The thing is, I’m not very good at networking. And by not very good, I mean terrible. I don’t have a problem talking to strangers. In my day job in HR, I’m a recruiter and trainer so I’m used to engaging strangers in conversation all the time but the big difference is that I’m the one they’re there to see so they need to talk back to me! When I’m not the “person in charge”, I have a huge problem in being the one to approach a stranger to to start a conversation. All sorts of worries and doubts fill me: Why would they even want to speak to me? What if I start talking and they walk off? What if they start yawning or looking at their watch? What if I turn into a jibbering mess, especially when I want to impress them? What if they turn into a dragon and start breathing fire on me? Okay, that last one might have been an exaggeration but the others are very real. Lots of people I know are terrified of public speaking and that’s how I feel about networking. Scary stuff. Even though I’d made the journey, I had a feeling I’d bottle it.
Sara-Jade gave us a fascinating insight into the world of publishing. I had no idea how many people and how many steps there in the process from reading a manuscript to getting (and keeping) a book out there. I was hanging on every single word and also to her responses to the many questions the group asked. I was quite proud of myself because I asked a question and got a detailed answer so, if I did bottle introducing myself, at least I’d drawn myself to Sara-Jade’s attention in some small way.
The good news is that I was brave and introduced myself afterwards. She didn’t ignore me, walk off or yawn and I didn’t make a mess of it. She was absolutely lovely, knew who I was, and said she’d be in touch in a few weeks’ time. She even followed this up with an email afterwards which absolutely made my day. A moment’s courage and all that …
Before the meeting, I had a chance to meet two of my Write Romantic writing friends, Jo Bartlett and Jackie Ladbury. We met at Victoria and had the most amazing lunch in the Market Hall there. It’s like a food hall but with independent stalls rather than chain ones (or at least, if they were chains, I certainly wasn’t familiar with them) and it had a really relaxed atmosphere.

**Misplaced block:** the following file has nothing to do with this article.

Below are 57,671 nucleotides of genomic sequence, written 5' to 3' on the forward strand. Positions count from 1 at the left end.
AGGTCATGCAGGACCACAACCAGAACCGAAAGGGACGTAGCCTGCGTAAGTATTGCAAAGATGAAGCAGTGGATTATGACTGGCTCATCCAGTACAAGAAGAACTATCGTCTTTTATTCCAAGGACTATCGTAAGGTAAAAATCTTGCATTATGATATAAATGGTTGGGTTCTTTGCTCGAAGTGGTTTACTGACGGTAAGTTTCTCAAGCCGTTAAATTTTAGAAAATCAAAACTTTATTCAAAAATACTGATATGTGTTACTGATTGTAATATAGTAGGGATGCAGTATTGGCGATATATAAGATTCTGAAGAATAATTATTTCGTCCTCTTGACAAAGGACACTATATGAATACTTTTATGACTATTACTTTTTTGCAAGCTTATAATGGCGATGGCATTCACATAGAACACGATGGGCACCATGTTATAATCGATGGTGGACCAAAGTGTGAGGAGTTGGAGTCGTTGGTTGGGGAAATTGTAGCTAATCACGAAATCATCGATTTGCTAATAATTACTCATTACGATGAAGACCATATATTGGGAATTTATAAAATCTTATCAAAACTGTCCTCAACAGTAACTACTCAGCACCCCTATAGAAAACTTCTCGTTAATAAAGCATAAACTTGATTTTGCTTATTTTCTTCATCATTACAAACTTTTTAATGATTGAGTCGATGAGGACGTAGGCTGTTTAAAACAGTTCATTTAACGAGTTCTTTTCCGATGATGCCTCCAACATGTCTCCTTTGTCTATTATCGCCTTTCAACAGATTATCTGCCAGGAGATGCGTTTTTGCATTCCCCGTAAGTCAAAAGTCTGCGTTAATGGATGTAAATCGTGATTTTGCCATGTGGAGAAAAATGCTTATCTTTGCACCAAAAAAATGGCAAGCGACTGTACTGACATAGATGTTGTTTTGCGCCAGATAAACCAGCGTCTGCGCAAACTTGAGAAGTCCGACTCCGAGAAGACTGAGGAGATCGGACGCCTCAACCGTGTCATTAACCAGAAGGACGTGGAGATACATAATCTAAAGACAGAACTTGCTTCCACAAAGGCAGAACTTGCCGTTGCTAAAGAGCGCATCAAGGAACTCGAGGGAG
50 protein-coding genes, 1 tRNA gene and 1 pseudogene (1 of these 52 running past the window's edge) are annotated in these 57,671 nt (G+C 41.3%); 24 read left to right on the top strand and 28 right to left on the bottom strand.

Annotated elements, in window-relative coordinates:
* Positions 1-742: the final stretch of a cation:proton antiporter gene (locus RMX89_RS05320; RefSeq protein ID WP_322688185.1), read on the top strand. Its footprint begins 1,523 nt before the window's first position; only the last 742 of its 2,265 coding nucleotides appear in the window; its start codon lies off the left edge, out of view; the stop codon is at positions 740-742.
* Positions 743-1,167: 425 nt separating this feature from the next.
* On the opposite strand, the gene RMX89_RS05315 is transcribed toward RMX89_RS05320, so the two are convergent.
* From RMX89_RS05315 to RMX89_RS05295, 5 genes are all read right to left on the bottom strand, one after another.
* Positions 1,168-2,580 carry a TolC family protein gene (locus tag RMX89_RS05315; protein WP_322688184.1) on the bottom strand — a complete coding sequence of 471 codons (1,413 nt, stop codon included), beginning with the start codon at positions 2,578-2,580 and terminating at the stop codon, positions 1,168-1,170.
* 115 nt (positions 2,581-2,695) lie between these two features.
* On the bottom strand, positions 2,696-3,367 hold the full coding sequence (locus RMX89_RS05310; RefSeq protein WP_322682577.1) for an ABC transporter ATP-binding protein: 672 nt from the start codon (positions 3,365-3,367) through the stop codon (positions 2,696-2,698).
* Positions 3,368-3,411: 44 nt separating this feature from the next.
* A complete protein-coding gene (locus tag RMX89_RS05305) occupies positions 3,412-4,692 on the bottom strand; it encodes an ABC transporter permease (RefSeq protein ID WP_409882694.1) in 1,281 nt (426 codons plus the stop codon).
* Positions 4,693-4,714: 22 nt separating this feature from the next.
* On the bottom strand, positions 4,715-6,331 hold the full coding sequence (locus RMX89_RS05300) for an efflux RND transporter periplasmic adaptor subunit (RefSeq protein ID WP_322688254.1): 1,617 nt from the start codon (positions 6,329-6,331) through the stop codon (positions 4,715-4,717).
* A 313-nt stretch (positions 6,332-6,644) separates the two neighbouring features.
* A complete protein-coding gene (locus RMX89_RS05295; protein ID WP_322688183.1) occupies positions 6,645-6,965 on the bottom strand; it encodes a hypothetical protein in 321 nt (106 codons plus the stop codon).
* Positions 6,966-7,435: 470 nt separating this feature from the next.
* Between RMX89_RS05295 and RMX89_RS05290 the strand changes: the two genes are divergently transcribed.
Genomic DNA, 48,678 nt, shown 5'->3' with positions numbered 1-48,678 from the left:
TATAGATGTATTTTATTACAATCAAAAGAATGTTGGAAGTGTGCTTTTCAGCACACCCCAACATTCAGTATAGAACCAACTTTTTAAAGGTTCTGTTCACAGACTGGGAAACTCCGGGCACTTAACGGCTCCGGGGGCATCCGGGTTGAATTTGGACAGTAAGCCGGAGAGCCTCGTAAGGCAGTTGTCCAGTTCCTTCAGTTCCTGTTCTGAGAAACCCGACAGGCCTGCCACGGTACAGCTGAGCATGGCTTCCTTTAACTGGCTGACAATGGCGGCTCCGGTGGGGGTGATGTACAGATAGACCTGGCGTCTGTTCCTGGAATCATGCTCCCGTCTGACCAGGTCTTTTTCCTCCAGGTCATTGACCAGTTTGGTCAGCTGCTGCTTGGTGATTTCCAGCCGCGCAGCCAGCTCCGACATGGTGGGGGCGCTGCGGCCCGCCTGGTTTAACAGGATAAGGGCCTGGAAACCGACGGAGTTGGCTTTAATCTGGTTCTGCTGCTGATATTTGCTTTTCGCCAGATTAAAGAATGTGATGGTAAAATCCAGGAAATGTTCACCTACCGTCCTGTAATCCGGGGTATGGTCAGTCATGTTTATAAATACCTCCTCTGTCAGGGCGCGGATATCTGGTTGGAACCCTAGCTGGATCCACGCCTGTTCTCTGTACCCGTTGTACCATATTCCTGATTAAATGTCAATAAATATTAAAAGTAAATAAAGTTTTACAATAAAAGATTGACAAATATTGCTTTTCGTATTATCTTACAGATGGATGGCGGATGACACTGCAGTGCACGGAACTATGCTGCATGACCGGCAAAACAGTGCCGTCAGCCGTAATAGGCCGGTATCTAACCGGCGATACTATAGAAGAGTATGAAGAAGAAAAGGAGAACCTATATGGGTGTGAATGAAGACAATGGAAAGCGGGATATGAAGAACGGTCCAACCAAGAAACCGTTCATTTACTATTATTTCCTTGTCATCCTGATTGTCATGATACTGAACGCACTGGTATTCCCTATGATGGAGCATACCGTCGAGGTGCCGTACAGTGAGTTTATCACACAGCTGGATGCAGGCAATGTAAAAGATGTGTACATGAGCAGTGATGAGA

Jo was unable to join us for the RNA meeting so Jackie and I caught the tube back to Tower Hill for the RNA meeting and met another Write Romantic, Helen Rolfe, for a drink first. The three of us then went out for a meal and drinks afterwards. We went to All Bar One and had the most amazing sharing platter and nachos although we were all starving and dived in so I didn’t get a picture of those!
I have to say that it was a wonderful day from start to finish. One of the most valuable things I can ever do as a writer is to meet with other writers and talk about all things writing. It’s motivating, inspiring and incredibly helpful.
I’d decided to stay over on the Friday as well, giving me a chance to catch up with a university friend who lives in London so I had a chance to reminisce about our uni days and catch up on the latest news with him too. And I got to have a brief explore around a part of London I’ve never visited. I now want to visit The Tower of London for a proper explore and I’d like to walk across Tower Bridge too.
It’s Valentine’s Day today. That marmite time of year. Do you love it? Or do you hate it?
As a romance writer, it might follow that I love Valentine’s Day. Hearts, flowers, declarations of love, proposals. All fabulously romantic and lovely and just what a romance writer would adore, surely? Who wouldn’t love 14th February? Well, me actually.